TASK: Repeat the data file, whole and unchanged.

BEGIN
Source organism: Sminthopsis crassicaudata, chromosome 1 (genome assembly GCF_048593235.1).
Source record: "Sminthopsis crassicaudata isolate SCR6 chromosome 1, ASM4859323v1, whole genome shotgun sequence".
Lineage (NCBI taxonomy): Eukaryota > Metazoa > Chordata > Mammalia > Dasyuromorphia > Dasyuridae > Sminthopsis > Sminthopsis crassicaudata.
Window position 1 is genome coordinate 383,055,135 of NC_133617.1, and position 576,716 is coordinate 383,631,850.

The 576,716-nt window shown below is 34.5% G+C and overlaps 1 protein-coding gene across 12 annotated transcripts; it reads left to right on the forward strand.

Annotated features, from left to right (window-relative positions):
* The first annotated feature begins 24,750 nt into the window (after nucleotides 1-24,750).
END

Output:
Source organism: Sminthopsis crassicaudata, chromosome 1 (genome assembly GCF_048593235.1).
Source record: "Sminthopsis crassicaudata isolate SCR6 chromosome 1, ASM4859323v1, whole genome shotgun sequence".
Lineage (NCBI taxonomy): Eukaryota > Metazoa > Chordata > Mammalia > Dasyuromorphia > Dasyuridae > Sminthopsis > Sminthopsis crassicaudata.
Window position 1 is genome coordinate 383,055,135 of NC_133617.1, and position 576,716 is coordinate 383,631,850.

The 576,716-nt window shown below is 34.5% G+C and overlaps 1 protein-coding gene across 12 annotated transcripts; it reads left to right on the forward strand.

Annotated features, from left to right (window-relative positions):
* The first annotated feature begins 24,750 nt into the window (after nucleotides 1-24,750).